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I'm writing an S3 class in R that is just an integer with some attributes attached to it. If x1 and x2 are objects of this class (call it "myclass"), then I would like c(x1, x2) to return a vector of myclass objects with the original class definition and attributes intact. However, the documented behavior of c() is to remove attributes, so it would seem that I need to write my own c.myclass() method. My question is, how can I do this?

An example of the problem:

myclass <- function(x, n) structure(x, class="myclass", n=n)
x1 <- myclass(1, 5)
x2 <- myclass(2, 6)
c(x1, x2)
[1] 1 2

Here the result is just a vector of items of class numeric, and the original n attribute is gone.

Looking at the code for various packages, I sometimes see code like the following, in which we need to preserve the class attribute but nothing else:

c.myclass <- function(..., recursive = F) {
    structure(c(unlist(lapply(list(...), unclass))), class="myclass")
}

Unfortunately I also cannot get this to work. The result of calling c.myclass(x1, x2) is a vector where the vector itself has class "myclass" but where each item in the vector has class numeric; I really want each item in the vector to have class "myclass". In practice I will also need to upgrade this method to preserve other attributes as well (like the attribute "n" in myclass).

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2 Answers 2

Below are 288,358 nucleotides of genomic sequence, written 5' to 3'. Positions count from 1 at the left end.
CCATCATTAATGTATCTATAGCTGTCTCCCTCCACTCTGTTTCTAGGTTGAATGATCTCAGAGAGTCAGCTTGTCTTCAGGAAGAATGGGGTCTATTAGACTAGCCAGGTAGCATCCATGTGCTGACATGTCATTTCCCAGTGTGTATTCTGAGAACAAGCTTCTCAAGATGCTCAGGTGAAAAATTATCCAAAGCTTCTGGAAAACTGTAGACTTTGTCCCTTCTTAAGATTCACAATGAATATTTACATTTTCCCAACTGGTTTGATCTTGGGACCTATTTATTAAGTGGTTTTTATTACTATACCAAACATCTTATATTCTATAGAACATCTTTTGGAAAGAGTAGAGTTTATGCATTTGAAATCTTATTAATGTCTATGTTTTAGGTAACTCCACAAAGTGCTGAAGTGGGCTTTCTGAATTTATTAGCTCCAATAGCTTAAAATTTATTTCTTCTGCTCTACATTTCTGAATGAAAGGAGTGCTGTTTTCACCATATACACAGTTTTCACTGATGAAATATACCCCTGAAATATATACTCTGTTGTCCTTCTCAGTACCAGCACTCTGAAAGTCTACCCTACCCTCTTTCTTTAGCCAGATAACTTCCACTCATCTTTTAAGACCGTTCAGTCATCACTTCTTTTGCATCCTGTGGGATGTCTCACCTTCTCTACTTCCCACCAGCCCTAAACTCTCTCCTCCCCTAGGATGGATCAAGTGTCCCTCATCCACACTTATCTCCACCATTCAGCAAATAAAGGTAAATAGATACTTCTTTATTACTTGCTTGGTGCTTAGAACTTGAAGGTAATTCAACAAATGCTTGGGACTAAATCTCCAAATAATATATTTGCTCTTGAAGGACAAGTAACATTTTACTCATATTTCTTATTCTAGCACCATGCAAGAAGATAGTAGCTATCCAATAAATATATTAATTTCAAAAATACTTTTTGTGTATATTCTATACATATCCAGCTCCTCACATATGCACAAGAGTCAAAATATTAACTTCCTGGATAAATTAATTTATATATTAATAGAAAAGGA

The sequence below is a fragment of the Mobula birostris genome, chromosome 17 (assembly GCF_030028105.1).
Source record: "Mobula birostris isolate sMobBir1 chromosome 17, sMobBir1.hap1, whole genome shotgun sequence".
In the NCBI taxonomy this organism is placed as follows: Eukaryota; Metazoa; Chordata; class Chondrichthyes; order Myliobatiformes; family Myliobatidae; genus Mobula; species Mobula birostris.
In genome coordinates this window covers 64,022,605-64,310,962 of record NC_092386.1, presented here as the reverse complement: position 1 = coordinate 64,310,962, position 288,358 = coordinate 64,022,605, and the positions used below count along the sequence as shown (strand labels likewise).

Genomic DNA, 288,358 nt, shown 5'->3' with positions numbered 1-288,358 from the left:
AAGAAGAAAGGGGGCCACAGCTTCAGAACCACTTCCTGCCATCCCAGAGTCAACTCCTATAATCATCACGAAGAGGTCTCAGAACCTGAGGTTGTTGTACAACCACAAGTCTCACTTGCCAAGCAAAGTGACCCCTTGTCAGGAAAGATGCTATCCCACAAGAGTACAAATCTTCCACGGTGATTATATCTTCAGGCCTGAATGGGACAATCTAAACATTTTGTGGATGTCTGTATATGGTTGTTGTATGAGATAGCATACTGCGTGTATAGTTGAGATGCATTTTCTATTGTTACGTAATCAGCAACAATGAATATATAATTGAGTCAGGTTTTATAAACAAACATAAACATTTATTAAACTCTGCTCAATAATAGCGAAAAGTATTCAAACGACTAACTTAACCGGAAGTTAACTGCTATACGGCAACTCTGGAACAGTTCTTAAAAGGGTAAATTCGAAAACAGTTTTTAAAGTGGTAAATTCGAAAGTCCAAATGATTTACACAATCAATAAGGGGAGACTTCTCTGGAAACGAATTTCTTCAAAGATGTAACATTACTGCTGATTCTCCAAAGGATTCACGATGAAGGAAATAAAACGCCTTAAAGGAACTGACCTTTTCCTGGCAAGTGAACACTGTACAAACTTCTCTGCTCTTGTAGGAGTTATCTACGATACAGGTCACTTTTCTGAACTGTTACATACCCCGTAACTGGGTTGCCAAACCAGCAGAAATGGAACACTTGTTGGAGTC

up vote 3 down vote accepted

This does work, but I assume you conclude that each vector element has class numeric because you're doing something like this:

foo <- c(x1, x2)
class(foo[1])
class(foo[2])

If that's the case and you want extracted elements to retain the myclass attribute, you need to write a subset method "[.myclass" to retain the attributes.

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Thanks Joshua, your suggestion worked. –  Abiel Nov 22 '10 at 4:37

Here is an example that does (I think) what you want via specific methods for c and [:

c.myclass <- function(..., recursive = FALSE) {
    dots <- list(...)
    ns <- sapply(dots, attr, which = "n")
    classes <- rep("myclass", length(dots))
    res <- structure(unlist(dots, recursive = FALSE), class = classes)
    attr(res, "n") <- ns
    res
}

`[.myclass` <- function (x, i) {
    y <- unclass(x)[i]
    ns <- attr(x, "n")[i]
    class(y) <- "myclass"
    attr(y, "n") <- ns
    y
}


myclass <- function(x, n) structure(x, class = "myclass", n = n)
x1 <- myclass(1, 5)
x2 <- myclass(2, 6)
c(x1, x2)
c(x1, x2)[2]

But that is a fudge in that we have to manage handling the setting and subsetting of extra attributes to hold the n. This is really just a numeric vector with an attribute for recording n.

It might be more natural to work with the generic of all vectors, a list. Bit that is more involved and maybe the above is sufficient in your case?

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